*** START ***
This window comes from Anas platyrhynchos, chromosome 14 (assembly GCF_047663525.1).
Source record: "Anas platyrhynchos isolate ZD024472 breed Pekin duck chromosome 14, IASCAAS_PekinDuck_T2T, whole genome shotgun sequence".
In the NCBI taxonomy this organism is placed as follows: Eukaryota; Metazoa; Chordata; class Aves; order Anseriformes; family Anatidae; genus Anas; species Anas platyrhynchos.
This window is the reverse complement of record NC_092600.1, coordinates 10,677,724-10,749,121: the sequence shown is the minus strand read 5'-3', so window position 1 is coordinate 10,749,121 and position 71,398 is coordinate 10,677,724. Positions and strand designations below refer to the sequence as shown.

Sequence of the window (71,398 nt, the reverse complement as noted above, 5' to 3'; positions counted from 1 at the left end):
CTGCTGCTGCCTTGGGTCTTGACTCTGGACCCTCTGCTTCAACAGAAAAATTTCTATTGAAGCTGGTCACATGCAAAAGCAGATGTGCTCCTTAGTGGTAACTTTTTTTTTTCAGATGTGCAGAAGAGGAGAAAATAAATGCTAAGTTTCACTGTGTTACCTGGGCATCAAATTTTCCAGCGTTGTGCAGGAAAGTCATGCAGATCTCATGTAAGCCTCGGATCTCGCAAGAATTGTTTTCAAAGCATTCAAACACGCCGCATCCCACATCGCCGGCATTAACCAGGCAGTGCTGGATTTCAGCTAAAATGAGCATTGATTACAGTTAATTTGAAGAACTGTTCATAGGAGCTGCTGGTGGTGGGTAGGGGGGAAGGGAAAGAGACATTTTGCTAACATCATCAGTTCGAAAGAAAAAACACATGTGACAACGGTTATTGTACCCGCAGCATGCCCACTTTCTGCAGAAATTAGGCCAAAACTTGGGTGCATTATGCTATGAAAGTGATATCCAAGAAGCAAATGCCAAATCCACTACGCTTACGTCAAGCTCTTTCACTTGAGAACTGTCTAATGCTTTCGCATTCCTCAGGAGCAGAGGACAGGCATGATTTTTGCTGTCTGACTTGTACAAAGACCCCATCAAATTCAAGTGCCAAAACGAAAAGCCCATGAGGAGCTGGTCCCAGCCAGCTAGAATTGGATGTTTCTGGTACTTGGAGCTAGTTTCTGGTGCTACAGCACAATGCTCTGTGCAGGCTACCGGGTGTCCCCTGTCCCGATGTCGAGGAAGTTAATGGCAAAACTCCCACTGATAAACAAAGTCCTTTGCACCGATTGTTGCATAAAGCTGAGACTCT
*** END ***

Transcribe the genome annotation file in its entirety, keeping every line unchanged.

This window comes from Anas platyrhynchos, chromosome 14 (assembly GCF_047663525.1).
Source record: "Anas platyrhynchos isolate ZD024472 breed Pekin duck chromosome 14, IASCAAS_PekinDuck_T2T, whole genome shotgun sequence".
In the NCBI taxonomy this organism is placed as follows: Eukaryota; Metazoa; Chordata; class Aves; order Anseriformes; family Anatidae; genus Anas; species Anas platyrhynchos.
This window is the reverse complement of record NC_092600.1, coordinates 10,677,724-10,749,121: the sequence shown is the minus strand read 5'-3', so window position 1 is coordinate 10,749,121 and position 71,398 is coordinate 10,677,724. Positions and strand designations below refer to the sequence as shown.

Sequence of the window (71,398 nt, the reverse complement as noted above, 5' to 3'; positions counted from 1 at the left end):
CTGCTGCTGCCTTGGGTCTTGACTCTGGACCCTCTGCTTCAACAGAAAAATTTCTATTGAAGCTGGTCACATGCAAAAGCAGATGTGCTCCTTAGTGGTAACTTTTTTTTTTCAGATGTGCAGAAGAGGAGAAAATAAATGCTAAGTTTCACTGTGTTACCTGGGCATCAAATTTTCCAGCGTTGTGCAGGAAAGTCATGCAGATCTCATGTAAGCCTCGGATCTCGCAAGAATTGTTTTCAAAGCATTCAAACACGCCGCATCCCACATCGCCGGCATTAACCAGGCAGTGCTGGATTTCAGCTAAAATGAGCATTGATTACAGTTAATTTGAAGAACTGTTCATAGGAGCTGCTGGTGGTGGGTAGGGGGGAAGGGAAAGAGACATTTTGCTAACATCATCAGTTCGAAAGAAAAAACACATGTGACAACGGTTATTGTACCCGCAGCATGCCCACTTTCTGCAGAAATTAGGCCAAAACTTGGGTGCATTATGCTATGAAAGTGATATCCAAGAAGCAAATGCCAAATCCACTACGCTTACGTCAAGCTCTTTCACTTGAGAACTGTCTAATGCTTTCGCATTCCTCAGGAGCAGAGGACAGGCATGATTTTTGCTGTCTGACTTGTACAAAGACCCCATCAAATTCAAGTGCCAAAACGAAAAGCCCATGAGGAGCTGGTCCCAGCCAGCTAGAATTGGATGTTTCTGGTACTTGGAGCTAGTTTCTGGTGCTACAGCACAATGCTCTGTGCAGGCTACCGGGTGTCCCCTGTCCCGATGTCGAGGAAGTTAATGGCAAAACTCCCACTGATAAACAAAGTCCTTTGCACCGATTGTTGCATAAAGCTGAGACTCT